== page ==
GM Europe seeks cash with 300,000 jobs at risk

The carmaker wants £3billion from European governments to keep factories open, with Belgian and German plants most at risk

The European operations of General Motors will run out of cash within weeks unless they get government support, the American carmaker said yesterday, adding that a collapse would put up to 300,000 jobs at risk.

Fritz Henderson, the chief operating officer of GM, said that the division, which includes Opel in Germany and Vauxhall in Britain, would hit liquidity problems early in the second quarter.

“We will try to stay alive, but there is no reassurance that we could stay alive and we would become insolvent then,” he said at the Geneva Motor Show.

GM is looking for €3.3billion (£3billion) from European governments to keep the division going. It has already said that it will partially spin off the European operations but retain a strong link with GM, unlike its decision to cut off its Saab unit in Sweden.

Mr Henderson said yesterday that GM could keep only a minority stake in GM Europe if other investors were prepared to buy the bulk of the business.

Carl-Peter Forster, the head of GM Europe, said that if the unit collapsed there would be a “a massive reduction in employment”. GM Europe employs 50,000 directly and Mr Forster said that up to 250,000 other jobs relied on the company.

GM is in talks with governments in Britain, Germany, Spain and Belgium.

The stricken American carmaker, which lost $30billion (£21billion) last year, began talks with Germany first because Opel, with 25,000 workers, is by far the biggest part of the European operations.

Mr Forster said: “The UK cannot expect the German taxpayer to shoulder all the burden.” He described Ellesmere Port on Merseyside as one of GM’s leaner factories, in a remark signalling that it could escape a wave of cost-cutting if GM Europe survived and pushed through €1.2billion of cost savings.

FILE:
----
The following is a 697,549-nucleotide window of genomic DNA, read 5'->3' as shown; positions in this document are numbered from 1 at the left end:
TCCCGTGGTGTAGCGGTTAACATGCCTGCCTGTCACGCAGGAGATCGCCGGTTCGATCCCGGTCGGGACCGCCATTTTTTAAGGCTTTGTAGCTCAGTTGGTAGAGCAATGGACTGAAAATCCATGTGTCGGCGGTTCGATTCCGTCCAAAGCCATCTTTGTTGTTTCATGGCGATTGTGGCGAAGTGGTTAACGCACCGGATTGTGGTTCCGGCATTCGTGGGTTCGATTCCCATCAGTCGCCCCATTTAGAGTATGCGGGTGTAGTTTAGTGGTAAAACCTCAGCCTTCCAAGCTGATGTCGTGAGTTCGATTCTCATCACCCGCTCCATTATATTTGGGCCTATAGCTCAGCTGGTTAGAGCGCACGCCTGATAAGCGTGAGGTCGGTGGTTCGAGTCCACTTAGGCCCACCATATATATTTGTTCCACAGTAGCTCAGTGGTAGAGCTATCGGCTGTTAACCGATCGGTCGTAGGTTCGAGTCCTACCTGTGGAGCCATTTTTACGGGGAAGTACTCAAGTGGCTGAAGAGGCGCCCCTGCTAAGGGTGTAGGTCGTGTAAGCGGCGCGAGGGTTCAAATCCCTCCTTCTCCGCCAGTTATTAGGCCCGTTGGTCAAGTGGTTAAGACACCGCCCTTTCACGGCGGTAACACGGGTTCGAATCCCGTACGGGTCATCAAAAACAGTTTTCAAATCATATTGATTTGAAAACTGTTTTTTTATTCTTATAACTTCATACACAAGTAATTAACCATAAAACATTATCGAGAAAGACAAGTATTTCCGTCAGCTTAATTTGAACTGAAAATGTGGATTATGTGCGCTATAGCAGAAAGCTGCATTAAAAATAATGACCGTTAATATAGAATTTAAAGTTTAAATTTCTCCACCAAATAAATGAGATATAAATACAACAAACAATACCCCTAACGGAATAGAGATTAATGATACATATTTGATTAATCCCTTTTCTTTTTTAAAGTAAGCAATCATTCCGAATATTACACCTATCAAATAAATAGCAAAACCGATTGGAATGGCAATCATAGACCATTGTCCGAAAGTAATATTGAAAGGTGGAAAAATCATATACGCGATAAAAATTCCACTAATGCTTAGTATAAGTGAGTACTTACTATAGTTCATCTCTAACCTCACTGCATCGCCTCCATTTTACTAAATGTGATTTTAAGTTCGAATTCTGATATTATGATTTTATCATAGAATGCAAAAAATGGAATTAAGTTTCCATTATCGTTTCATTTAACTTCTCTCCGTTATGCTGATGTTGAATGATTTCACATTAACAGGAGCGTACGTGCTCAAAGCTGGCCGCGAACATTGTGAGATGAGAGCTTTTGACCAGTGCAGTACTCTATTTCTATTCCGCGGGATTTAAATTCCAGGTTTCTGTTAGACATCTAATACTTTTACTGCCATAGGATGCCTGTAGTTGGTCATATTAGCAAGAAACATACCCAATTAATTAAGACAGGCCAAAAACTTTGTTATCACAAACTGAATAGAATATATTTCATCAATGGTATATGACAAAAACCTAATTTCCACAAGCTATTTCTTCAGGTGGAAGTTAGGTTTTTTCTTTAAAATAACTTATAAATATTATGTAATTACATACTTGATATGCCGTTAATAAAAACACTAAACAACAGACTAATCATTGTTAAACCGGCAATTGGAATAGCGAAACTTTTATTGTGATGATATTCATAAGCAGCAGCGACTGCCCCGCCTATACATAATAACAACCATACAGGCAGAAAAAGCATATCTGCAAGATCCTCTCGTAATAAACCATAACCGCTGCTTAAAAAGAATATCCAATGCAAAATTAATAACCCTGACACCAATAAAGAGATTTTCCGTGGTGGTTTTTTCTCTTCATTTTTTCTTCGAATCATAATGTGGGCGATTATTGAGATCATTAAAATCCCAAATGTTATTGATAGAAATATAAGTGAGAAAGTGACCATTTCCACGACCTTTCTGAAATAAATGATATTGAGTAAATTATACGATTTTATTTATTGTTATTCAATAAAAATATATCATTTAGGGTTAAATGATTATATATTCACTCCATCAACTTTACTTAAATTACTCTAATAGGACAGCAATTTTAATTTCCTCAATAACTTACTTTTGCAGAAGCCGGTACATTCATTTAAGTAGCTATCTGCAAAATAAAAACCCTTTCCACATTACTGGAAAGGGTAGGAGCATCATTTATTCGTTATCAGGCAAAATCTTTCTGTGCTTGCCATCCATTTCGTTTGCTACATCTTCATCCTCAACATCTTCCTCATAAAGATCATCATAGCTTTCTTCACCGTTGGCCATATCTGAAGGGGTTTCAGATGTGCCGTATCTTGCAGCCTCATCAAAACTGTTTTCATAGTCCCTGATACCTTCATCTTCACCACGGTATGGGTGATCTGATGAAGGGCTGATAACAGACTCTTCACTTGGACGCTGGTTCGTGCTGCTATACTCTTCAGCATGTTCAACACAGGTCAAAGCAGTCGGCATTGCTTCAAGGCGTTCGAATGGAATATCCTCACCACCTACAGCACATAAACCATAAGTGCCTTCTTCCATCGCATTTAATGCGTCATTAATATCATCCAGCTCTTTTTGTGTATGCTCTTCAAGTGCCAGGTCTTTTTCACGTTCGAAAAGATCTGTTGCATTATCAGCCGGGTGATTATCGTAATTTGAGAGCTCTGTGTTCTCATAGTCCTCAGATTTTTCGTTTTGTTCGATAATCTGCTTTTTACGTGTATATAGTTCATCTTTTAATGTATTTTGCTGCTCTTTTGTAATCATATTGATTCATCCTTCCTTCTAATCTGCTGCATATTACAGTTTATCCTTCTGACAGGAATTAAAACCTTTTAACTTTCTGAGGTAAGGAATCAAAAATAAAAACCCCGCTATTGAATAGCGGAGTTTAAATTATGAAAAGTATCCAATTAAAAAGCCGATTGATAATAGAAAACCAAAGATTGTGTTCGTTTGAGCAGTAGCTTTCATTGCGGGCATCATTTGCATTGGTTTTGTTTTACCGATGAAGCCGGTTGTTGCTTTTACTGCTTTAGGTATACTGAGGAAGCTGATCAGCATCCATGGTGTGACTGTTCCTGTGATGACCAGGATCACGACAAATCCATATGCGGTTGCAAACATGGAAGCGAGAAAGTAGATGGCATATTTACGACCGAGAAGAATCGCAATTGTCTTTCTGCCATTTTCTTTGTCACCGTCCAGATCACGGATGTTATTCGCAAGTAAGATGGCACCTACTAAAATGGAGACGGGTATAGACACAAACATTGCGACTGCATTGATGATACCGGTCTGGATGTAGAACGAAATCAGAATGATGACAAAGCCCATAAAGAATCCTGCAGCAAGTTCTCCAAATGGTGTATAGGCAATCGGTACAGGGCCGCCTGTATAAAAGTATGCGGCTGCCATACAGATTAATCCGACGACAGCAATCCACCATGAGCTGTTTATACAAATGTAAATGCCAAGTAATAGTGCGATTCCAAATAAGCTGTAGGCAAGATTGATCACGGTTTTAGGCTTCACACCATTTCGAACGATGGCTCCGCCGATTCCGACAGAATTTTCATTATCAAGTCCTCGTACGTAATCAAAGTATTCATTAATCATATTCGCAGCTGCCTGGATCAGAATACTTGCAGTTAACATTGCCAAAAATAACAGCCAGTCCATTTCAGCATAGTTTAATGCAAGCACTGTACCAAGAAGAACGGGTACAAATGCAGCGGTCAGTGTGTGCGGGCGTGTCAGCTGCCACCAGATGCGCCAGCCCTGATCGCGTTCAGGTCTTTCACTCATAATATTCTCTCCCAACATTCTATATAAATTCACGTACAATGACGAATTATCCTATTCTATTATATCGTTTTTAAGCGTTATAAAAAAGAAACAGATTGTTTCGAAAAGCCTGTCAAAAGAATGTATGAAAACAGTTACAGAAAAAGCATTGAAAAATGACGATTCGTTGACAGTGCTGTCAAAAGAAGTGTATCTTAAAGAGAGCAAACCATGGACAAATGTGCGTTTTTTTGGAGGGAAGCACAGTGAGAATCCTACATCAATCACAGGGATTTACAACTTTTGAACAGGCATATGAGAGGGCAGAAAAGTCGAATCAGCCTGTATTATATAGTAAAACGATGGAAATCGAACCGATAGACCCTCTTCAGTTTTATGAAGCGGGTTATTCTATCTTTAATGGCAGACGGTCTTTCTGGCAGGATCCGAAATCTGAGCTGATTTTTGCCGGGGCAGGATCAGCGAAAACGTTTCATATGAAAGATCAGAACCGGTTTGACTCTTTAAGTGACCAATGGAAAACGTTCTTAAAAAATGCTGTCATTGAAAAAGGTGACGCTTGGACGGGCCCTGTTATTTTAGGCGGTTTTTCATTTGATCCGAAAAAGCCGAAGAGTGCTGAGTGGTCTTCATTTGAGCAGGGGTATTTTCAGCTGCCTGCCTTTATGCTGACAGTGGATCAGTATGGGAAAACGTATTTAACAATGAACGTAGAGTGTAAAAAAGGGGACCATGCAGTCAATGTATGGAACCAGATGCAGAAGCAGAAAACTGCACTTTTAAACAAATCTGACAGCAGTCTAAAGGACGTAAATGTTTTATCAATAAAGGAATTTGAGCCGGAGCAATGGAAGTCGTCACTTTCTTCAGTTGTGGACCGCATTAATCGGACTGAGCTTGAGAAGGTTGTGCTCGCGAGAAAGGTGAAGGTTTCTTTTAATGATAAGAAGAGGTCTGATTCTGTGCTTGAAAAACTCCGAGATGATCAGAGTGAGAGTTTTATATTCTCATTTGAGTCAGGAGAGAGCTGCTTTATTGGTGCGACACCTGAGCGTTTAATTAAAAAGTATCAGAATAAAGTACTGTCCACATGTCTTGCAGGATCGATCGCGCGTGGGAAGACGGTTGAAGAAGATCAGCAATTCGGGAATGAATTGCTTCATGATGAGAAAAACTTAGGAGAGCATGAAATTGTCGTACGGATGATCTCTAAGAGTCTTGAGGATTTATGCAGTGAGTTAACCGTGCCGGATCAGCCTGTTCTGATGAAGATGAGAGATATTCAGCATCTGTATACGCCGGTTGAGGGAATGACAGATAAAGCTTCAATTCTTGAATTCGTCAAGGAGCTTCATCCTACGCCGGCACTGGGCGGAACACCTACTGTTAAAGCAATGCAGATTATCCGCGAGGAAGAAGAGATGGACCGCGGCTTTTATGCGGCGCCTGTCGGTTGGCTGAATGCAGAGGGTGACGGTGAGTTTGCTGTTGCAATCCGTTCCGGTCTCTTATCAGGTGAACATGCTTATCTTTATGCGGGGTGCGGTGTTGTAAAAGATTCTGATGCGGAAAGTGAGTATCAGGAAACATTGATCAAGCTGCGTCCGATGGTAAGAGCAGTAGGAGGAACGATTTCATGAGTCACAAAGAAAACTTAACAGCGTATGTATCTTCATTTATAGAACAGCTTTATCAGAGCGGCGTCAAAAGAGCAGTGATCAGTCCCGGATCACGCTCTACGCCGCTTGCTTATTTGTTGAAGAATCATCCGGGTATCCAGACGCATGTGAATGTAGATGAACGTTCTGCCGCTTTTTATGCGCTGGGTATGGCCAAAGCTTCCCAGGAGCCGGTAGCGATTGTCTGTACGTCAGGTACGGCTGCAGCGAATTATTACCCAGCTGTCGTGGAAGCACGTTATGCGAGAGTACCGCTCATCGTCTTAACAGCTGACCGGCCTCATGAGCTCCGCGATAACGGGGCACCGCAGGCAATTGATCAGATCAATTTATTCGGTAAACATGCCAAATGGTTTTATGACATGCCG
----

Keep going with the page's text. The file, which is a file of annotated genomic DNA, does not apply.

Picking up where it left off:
Mr Forster said that the European operations needed to close three factories, but he noted that unions were pressing for alternatives to this action.

Vauxhall and its sister van plant appear not to be first in the firing line. The most vulnerable factories are thought to be those in Antwerp in Belgium and Bochum and Eisenach in Germany.

GM has said that it is committing €3billion to its European division, but Mr Henderson admitted that this came partly from technology transfer and possibly from consolidating the sales units that it owns.

A Department for Business spokesman said: “The Government is in regular contact with GM and is waiting to see GM Europe’s rescue plan. When the plan is shared with us, we will be able to sit down with GM to discuss how we can best continue to help Vauxhall.”

Meanwhile, Ford insisted that its European operations would remain integral to its global business.

John Fleming, the chief executive of Ford Europe, said that the company was seeking loans from the European Investment Bank but that it would not need support from governments.

Christine Buckley, Industrial Editor
March 4, 2009

Source: The Times

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